Marketing the Entrepreneurship
By Harish Bijoor
Most entrepreneurships that aim to be big, aim to be different. Entrepreneurships start small. Think big but start small. And that is the fact of an entrepreneurship at large.
This is the niche. The niche is always small. The niche is different. The niche is unique. The niche is boutique. The niche is all about that one salmon that swims against the tide. It is about that one offering in the market that is so unique that people will pay a good price for the offering, but there won’t be too many people partaking of the offer.
The niche is therefore that narrow wedge of marketing space that brands aspire to occupy not for the sake of volume, but for the sake of image and continued brand sustenance basis just that.
How does one market the niche then? What are the primary challenges? And what’s so different in approach from marketing a mass soap, a mass focused travel agency and a mass focused consulting practice for that matter like what the Big Four(or is the Big Two and a half now?) do.
Marketing the niche brand is firstly a labor of love. Niche brands emanate from small little gaps in the market. At times they are non-gaps even. These are small little gaps and non-gaps seen by evangelists. Evangelists who are reasonably tired of mass market offerings. Evangelists, who at times have themselves experienced lack of service, frustration and a complete lack of fulfillment. The consultancy practice that looks at a zero-solicit model of business, where there is no advertising, no touting of business formats, no participation in market pitches for accounts and no brochure and no detailed website is one such example.
The challenges then are three mainly.
1. There is no money to advertise. Might as well make a virtue of that. A non-advertised brand must be good, na?
2. Niche brands slip between the slats of public recognition. At times too much recognition can be the bane of a brand in public space. Niche is boutique.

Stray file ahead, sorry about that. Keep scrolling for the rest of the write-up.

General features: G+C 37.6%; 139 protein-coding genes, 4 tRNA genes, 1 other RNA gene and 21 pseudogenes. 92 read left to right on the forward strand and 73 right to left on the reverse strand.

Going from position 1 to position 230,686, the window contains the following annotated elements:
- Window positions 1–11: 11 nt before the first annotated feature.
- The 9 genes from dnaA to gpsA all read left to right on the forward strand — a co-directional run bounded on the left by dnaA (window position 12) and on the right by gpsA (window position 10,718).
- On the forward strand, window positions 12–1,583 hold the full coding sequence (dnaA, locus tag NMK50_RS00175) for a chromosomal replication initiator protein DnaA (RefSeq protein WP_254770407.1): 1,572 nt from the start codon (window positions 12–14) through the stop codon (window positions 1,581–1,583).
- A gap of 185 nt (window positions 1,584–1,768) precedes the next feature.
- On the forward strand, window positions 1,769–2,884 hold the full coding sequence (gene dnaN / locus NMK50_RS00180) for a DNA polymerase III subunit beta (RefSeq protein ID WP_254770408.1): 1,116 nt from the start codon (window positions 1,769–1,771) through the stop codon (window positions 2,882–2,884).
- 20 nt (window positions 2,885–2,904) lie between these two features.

3. Niche brands forever look maverick and small. And that’s an advantage in today’s world where everything big is considered that much less optimal in its service and delight delivery standards.
Two do’s and two don’ts:
1. Spruce up your brand image and be totally cutting-edge in what you offer. You need to be one step ahead of big competition. Remember, bigger organisaitons take much longer to change with their clients. Clients change faster than those who service them do!
2. Don’t open up those offices all over. Follow a policy of the small office home office in every location till you have a minimum 5 clients in the kitty. It is better not to open a new office at all than close all of them one by one!
1. Don’t over-promise and under-deliver. Clients and consumers are tired of this.
2. Don’t be glib and slick at all. Don’t follow the big guys in this game. Be real. Be genuine. Be sincere. You will stand out like a loved sore thumb!
Wait! Even as I tap this onto my laptop, it strikes me that I operate in a niche myself.
Here is some niche-'gyaan' then from what I painted for my business practice eight years ago as a private label consulting firm with no MNC-consulting tag to it. Best way to talk the language of the niche. Best way to explore the challenge of the niche. My personal one.